In 2015 we launched our first cross-sector Student Technology Survey in Navitas, gathering 2114 responses from Higher Ed, VET and English learners studying at colleges in Australia.
We set out with the following research objectives:
- To assess students’ experiences, needs and expectations around technology in their personal lives and study;
- To identify student needs in relation to technology for learning;
- To explore attitudinal factors relating to technology in learning.
Findings inform a number of areas in the short and longer term, including advice for teaching staff, information for IT, and ideas for further development of technology to support learning and teaching.
I’ve included a few of the key findings from the research below, but if you’re short on time, take a look at this animated summary!
Here are a few of the findings which emerged from our analysis of the data:
Ownership and general use of technology (devices and internet)
- Over 96% of respondents own smartphones and they are used in a wide variety of contexts. There is significant potential for engaging more actively in mobile learning, ‘bitesize’ learning and more targeted, personalised communications across all student groups.
- Students access internet and use technology (particularly larger screens) more in the home than anywhere else. It is essential to understand the wider context of our students’ lives and the impact this has on their ability to access learning and study effectively.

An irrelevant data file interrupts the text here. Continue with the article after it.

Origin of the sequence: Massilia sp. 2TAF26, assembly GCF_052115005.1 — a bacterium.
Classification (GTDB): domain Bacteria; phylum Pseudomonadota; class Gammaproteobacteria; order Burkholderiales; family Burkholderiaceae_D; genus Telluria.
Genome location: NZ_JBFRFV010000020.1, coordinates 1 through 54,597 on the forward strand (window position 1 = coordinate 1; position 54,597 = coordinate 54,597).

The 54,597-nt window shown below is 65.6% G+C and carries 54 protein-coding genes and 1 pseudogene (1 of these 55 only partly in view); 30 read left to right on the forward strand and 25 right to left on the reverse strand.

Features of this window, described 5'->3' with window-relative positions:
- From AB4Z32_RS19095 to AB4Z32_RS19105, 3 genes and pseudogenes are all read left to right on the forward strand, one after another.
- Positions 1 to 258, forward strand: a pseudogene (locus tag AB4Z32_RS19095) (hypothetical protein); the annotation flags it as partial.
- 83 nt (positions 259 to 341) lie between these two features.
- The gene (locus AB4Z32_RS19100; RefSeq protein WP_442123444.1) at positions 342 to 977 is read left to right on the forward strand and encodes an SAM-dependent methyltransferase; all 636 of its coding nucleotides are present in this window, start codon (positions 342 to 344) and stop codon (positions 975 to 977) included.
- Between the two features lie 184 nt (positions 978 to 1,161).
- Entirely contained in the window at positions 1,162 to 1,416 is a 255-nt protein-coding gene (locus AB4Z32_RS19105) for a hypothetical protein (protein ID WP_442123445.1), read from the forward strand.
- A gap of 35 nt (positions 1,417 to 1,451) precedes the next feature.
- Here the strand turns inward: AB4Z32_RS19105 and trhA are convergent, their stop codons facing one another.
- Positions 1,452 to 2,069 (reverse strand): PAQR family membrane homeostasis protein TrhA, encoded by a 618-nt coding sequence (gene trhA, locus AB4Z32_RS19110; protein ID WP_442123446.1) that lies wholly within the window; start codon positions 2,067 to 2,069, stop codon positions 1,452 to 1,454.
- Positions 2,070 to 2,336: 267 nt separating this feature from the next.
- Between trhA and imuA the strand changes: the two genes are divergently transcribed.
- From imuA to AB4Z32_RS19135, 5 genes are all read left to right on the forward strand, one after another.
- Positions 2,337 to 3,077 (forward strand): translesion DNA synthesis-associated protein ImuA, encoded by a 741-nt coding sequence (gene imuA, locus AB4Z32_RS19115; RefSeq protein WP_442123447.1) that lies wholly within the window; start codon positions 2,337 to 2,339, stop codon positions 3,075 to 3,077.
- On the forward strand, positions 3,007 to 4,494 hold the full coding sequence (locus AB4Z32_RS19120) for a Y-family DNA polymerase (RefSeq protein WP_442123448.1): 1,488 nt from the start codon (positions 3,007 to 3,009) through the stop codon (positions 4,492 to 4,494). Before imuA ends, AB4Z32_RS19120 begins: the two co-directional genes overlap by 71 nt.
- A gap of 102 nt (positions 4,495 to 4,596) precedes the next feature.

Use of technology in learning contexts
- Students use different technologies according to availability and the task in hand; large-screen devices are most flexible, but students are also attempting an increasing range of study activities on smaller screens (e.g. smartphones).
- Students use a wide variety of formal and informal channels to connect and communicate in their course. There is more to be learned about this aspect of the study experience in order to create engaging learning communities with students.
Student support and general attitudes towards technology
- Students learn about and fix problems with technology by drawing on a range of resources, not necessarily provided by their institution or teachers. A range of formal, informal, self-guided and community-supported approaches will suit differing needs, learning styles and contexts.
- There is general positivity among respondents towards technology for learning, with appetite for further exploration and integration, as well as further guidance and support for the tools, facilities and resources already in place.
Much of the information we gathered was not unexpected, and confirms some of the anecdotal ‘chatter’ about technology in our various learning contexts. What it gives us at this stage is some reassurance that students are generally equipped with basic technology to enable study online or digitally, and that their attitudes towards technology are largely supportive of further expansion and development. You can hear more commentary on the results in this webinar recording on our ‘Play Again’ page.